In Germany, a structural investigation (Strukturermittlungsverfahren) is opened where there is evidence that a crime has taken place but potential perpetrators have not yet been definitively identified. The investigation focuses on structures related to the potential crime and groupings of potential perpetrators.
Crimes against humanity
In June 2020, the German police arrested Alaa M, who has since been held in detention awaiting trial. The reason: strong suspicion of complicity in crimes against humanity committed by the Syrian regime since 2011. Approximately one year after his arrest, the Federal Prosecutor’s Office announced that it had filed charges against M, a former Syrian doctor who allegedly tortured, killed and sexually abused people in military hospitals.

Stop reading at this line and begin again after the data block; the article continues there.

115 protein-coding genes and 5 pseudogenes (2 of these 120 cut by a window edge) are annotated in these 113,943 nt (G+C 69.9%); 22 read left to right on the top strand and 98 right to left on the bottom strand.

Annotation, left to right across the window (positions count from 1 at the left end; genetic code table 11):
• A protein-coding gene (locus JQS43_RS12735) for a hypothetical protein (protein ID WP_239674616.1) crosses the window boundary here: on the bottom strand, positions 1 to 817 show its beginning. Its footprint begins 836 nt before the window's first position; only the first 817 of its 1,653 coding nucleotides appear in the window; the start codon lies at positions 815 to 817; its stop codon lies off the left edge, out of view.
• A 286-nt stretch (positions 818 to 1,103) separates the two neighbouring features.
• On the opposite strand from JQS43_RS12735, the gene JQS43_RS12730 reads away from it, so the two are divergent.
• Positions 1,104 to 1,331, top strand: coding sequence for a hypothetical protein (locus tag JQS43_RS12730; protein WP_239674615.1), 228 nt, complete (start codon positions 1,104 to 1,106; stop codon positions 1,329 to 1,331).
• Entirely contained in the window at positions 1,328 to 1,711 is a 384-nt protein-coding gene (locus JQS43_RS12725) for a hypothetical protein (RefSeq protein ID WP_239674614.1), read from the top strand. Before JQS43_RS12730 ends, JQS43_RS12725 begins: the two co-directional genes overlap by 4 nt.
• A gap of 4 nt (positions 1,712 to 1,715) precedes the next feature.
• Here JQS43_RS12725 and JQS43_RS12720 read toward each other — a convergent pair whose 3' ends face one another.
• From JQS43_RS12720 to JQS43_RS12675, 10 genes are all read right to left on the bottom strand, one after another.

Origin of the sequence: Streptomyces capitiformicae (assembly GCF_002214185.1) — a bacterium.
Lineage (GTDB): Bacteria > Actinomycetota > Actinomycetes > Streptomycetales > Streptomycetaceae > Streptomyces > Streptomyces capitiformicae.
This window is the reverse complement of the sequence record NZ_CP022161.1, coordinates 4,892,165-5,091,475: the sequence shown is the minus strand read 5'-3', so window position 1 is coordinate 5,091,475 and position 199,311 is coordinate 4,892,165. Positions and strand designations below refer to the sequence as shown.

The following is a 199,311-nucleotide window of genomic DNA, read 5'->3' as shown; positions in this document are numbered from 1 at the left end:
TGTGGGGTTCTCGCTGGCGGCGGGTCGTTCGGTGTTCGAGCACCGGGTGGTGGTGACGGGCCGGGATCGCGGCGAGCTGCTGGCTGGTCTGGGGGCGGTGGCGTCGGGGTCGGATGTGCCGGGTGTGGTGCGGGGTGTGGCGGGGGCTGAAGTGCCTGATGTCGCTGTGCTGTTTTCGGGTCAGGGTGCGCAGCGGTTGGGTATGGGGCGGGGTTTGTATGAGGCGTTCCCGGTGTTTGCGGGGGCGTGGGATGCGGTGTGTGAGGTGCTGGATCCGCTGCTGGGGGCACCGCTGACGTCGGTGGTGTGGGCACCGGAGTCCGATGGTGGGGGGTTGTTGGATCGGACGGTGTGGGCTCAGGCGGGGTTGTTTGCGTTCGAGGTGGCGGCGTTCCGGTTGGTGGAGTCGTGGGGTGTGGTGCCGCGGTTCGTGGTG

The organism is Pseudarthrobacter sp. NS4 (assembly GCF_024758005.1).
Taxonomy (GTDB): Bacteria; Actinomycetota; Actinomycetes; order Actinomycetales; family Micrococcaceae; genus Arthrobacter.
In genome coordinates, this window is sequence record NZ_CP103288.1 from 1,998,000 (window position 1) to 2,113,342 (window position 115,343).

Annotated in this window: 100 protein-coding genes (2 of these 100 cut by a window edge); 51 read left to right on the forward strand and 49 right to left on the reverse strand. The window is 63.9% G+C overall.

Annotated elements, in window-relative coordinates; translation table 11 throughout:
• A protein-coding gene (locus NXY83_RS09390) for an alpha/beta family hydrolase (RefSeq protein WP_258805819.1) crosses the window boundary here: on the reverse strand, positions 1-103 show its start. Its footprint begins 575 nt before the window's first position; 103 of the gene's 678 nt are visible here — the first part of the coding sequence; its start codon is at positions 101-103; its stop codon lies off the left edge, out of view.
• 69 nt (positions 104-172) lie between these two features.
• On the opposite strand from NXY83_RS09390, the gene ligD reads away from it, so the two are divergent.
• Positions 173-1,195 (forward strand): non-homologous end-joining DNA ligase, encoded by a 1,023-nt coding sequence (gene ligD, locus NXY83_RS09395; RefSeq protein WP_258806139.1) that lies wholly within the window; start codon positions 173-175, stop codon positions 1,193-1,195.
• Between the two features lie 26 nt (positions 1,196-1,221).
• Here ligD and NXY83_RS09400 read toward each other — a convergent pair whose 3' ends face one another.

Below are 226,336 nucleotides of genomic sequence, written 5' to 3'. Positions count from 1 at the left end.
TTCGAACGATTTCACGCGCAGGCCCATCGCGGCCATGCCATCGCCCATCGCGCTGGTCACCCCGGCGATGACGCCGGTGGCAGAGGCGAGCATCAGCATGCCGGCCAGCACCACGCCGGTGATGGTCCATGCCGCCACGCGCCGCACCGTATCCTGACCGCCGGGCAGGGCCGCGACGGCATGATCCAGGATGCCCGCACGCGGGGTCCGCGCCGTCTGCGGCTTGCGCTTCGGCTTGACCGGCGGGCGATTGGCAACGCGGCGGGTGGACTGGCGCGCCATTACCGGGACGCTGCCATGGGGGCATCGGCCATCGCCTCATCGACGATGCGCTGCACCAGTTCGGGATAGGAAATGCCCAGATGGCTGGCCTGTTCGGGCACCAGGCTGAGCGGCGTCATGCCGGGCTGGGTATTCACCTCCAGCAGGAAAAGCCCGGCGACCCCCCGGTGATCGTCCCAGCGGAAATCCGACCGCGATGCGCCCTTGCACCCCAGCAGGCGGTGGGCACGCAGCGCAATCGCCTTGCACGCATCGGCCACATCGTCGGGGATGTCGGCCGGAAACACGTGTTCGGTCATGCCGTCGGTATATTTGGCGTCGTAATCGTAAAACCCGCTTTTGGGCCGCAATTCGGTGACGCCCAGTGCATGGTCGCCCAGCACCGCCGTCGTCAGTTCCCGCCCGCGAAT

The Syrian government led by president Bashar al-Assad is responsible for systematic and widespread torture. This is why in March 2017, ECCHR, seven Syrian torture survivors and lawyers Anwar al-Bunni and Mazen Darwish submitted the first criminal complaint against high-level officials of the Syrian military intelligence service to the German Federal Prosecutor.
The path to justice for war crimes and torture in Syria also leads through Europe. After Germany, Sweden and France, Austrian authorities have initiated investigations into the Syrian intelligence services’ role in systematic torture. This followed a criminal complaint submitted by 16 Syrians, ECCHR, and its partners to the public prosecutor in Vienna in May 2018.
In April 2020, the first criminal trial worldwide on state torture in Syria started in Germany. ECCHR supported 17 Syriacan find our reports on the proceedings.